Martin Luther: The Christian Between God and Death
By Richard Marius
Publisher: Harvard University Press
Review Author: David Vincent Meconi
Inspired by Heiko Oberman’s classic, Luther: Between God and the Devil, Marius follows Luther from his birth in Saxony in 1483 through his theological development while at Wittenberg to his death in 1546. Unlike Erik Erikson in his psychological study, Marius never reduces Luther to his childhood influences, though he documents the severity of his early life. Luther himself testified to the harshness of his parents: His father, he said, thrashed him so savagely he would run away, and “for the sake of a nut my mother beat me until the blood flowed.” Young Luther was no doubt eager to leave such domestic bliss behind him, and Marius dramatizes well his flight to the monastery. Caught in a terrible storm, Luther prayed for the intercession of St. Anne and vowed that, if spared, he would enter religious life. (Much later, Luther conveniently recalled that he understood his vow to be made through the Hebrew “Hannah” meaning “under grace” versus “under the law” — thereby freeing him from any commitment made.)
Debilitated by what Marius calls Anfechtungen — skepticism and bouts of depression coupled with an abnormal fear of death — the bright and gifted Luther nevertheless advanced quickly under the tutelage of his mentor and first father figure, Johannes von Staupitz. Ordained in 1507, Luther was named Vicar within the Augustinians in 1515 and began to write commentaries on the Psalms and the Epistles to the Romans, Galatians, and Hebrews.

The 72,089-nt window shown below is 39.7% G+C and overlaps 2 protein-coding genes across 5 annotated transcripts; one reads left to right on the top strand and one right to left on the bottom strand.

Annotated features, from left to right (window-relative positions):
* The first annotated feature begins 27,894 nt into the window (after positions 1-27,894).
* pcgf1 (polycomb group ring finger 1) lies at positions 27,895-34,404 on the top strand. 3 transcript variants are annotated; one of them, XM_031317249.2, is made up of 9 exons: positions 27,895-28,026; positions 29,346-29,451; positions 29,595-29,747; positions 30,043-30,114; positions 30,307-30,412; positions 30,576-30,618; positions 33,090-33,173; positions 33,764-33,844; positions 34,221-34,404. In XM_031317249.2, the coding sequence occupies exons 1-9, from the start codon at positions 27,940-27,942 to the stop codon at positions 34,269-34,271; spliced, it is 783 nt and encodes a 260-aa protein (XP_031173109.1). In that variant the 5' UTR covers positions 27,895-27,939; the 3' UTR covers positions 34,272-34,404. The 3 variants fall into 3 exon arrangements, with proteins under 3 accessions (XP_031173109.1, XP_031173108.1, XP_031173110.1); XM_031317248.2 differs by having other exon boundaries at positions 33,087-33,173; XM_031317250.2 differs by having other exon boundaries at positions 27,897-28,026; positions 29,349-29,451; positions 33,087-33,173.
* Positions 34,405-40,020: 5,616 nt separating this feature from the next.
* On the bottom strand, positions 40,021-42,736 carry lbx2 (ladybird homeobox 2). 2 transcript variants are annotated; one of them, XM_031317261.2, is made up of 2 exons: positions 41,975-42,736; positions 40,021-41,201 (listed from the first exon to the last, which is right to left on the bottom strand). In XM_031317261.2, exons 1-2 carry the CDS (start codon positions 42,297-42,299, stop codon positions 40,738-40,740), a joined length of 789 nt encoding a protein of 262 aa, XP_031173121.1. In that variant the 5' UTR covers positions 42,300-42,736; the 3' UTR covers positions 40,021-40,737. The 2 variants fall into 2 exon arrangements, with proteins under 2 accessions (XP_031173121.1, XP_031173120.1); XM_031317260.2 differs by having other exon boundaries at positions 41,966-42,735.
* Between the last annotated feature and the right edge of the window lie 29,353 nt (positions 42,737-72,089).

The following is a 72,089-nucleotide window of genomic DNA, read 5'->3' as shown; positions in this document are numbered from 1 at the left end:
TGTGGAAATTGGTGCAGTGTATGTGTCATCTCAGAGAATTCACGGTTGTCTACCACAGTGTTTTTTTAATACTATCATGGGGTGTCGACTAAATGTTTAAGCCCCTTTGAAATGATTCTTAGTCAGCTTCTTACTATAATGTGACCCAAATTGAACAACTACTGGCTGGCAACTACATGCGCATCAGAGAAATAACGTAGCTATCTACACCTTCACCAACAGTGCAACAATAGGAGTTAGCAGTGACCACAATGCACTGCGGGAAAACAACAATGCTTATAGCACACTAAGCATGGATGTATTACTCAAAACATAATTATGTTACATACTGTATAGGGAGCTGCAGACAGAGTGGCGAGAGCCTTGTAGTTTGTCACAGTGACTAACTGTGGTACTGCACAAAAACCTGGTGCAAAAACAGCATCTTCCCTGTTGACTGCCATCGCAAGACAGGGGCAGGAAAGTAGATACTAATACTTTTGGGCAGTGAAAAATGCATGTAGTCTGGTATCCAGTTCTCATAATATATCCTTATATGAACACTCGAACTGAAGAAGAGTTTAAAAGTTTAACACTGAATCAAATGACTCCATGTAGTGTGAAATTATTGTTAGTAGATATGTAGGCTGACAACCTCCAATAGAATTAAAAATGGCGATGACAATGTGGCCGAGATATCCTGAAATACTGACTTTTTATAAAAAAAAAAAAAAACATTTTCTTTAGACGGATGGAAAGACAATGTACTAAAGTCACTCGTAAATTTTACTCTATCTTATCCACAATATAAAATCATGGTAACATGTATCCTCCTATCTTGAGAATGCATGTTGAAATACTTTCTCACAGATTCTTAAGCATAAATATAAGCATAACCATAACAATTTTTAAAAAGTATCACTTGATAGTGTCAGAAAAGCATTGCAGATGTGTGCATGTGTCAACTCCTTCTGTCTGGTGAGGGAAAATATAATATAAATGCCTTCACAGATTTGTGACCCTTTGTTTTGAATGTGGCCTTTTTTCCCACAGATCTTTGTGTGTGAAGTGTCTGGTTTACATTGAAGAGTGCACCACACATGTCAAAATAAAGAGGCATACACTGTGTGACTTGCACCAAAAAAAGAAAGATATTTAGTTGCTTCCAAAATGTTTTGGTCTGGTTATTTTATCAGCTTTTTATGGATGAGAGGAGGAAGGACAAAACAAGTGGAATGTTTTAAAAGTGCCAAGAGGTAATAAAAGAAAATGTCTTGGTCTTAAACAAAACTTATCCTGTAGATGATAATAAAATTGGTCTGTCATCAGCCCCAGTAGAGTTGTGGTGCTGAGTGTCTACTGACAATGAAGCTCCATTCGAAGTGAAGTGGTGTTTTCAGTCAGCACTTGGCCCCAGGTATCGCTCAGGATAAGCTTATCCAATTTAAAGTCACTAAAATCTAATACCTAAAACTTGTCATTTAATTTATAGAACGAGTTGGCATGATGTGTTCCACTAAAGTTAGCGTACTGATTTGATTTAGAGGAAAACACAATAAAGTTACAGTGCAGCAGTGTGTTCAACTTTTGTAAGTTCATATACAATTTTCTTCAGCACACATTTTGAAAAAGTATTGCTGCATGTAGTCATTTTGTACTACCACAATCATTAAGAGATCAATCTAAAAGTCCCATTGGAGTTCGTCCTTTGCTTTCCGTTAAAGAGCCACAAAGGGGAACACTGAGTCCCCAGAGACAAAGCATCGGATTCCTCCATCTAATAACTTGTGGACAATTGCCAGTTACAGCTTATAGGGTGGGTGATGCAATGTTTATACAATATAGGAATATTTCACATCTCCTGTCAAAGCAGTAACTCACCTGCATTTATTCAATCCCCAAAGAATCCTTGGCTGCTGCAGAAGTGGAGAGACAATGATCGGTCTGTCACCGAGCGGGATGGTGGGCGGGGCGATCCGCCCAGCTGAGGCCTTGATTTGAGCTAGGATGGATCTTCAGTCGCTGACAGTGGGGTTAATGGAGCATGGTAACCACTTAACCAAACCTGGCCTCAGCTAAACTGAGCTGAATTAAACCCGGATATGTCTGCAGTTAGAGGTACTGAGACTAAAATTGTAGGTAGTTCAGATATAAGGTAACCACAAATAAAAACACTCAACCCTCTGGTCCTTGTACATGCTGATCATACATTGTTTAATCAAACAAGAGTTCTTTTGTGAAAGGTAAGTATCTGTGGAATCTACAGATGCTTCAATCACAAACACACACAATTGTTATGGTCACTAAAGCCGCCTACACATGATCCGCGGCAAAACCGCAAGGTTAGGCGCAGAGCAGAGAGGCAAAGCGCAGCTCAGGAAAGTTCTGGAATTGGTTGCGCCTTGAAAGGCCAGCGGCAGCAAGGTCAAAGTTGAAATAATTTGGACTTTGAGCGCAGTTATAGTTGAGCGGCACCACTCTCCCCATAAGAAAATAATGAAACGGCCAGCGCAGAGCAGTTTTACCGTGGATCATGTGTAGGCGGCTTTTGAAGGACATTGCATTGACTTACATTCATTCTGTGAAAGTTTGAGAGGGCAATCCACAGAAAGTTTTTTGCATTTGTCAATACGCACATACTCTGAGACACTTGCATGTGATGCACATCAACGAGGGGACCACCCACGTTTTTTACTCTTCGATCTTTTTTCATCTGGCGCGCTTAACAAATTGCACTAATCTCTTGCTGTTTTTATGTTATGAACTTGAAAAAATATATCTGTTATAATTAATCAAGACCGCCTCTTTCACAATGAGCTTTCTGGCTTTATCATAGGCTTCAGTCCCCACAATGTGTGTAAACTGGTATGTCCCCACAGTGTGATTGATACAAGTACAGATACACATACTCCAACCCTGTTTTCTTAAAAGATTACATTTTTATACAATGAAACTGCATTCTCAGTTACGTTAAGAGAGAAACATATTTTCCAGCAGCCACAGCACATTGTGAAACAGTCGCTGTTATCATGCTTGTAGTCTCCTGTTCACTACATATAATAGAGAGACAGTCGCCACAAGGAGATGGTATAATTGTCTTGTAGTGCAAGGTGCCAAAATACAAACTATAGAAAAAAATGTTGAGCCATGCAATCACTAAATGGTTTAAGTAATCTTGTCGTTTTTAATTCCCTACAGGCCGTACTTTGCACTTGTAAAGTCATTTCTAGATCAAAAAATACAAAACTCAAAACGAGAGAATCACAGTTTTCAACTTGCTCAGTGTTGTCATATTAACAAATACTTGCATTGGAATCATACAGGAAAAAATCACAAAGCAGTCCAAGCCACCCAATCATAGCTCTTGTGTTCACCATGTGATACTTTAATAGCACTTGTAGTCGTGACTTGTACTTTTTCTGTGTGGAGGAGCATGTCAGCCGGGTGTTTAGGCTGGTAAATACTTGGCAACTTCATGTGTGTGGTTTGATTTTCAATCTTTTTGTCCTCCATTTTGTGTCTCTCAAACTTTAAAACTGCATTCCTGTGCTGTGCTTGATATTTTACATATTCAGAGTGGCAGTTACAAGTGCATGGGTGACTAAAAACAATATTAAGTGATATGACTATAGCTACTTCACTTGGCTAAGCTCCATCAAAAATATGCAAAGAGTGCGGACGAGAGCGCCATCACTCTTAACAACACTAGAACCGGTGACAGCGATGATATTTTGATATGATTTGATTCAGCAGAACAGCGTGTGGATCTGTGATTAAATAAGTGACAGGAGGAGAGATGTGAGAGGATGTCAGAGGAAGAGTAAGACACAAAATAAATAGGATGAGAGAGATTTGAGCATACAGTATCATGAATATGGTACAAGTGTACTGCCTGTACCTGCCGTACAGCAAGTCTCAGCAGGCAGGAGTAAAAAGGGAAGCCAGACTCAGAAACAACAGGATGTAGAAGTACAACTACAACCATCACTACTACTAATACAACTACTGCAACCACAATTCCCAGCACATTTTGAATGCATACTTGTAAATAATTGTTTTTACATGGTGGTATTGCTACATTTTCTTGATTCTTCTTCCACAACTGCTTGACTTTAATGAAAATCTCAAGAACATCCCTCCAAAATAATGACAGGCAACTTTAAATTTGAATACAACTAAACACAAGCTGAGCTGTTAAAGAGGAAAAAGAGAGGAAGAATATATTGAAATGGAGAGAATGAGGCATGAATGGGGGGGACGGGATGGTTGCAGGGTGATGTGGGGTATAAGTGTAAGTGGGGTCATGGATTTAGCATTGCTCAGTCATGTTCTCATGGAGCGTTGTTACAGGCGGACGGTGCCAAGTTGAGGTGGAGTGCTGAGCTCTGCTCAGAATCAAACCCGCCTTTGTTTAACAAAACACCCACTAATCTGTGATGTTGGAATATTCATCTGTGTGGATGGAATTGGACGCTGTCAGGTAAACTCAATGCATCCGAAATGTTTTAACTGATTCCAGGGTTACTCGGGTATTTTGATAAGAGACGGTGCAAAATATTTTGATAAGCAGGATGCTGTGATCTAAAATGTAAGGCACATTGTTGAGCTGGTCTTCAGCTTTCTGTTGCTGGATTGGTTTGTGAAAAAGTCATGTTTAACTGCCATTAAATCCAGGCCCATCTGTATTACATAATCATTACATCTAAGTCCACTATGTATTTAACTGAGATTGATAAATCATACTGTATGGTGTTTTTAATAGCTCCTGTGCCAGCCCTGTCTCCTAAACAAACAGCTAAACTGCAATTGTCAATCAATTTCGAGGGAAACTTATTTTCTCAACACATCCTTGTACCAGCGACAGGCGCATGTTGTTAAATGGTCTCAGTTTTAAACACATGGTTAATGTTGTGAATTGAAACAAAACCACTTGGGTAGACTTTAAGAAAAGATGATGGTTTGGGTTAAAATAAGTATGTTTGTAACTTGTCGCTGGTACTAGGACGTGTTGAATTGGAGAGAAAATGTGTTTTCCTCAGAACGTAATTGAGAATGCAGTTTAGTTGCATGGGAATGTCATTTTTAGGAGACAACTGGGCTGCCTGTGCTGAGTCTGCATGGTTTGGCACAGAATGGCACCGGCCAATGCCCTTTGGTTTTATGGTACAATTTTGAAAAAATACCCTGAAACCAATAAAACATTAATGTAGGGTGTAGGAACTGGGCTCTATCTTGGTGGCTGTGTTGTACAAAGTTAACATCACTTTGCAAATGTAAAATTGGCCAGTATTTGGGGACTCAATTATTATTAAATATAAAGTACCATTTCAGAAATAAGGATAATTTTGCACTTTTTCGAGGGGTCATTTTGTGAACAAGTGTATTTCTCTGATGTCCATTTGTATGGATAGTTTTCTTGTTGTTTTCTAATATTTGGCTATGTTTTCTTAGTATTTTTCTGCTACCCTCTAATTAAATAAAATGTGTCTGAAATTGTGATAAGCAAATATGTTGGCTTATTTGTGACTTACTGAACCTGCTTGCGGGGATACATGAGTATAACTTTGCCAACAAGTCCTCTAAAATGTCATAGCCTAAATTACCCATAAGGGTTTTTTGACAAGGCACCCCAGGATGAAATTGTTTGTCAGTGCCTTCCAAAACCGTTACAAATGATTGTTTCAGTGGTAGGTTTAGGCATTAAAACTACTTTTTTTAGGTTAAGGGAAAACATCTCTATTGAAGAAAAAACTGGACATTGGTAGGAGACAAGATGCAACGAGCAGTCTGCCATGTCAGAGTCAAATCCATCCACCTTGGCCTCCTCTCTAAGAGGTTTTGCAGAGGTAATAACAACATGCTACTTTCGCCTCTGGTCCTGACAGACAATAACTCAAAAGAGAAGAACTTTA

In retrospect, Luther saw that it was during this time that his “reformation breakthrough” came to be. In his Table Talks Luther admits that while reflecting on the splendor of Scripture he came to see the baseness of human reason, that “Frau Jezebel” by which Satan has deluded so many churchmen. For it is not intelligence and faithfulness to the Tradition that make a theologian but “dying and being damned makes the theologian, not understanding, reading, or speculating.” During these years Luther began to explicate the three central themes which would dominate his life: salvation by faith alone; sola Scriptura; and divine omnipotence to the exclusion of human free will, a predestinarianism which would be left to John Calvin to work out fully. Herein lies the essence of Luther’s 95 Theses. Marius does an excellent job of explicating the meetings between Luther and Church officials, especially Johann Eck, from his posting of his theses in 1517 to the Diet of Worms in 1521 at which Luther was declared “a heretic and an outlaw of the empire.”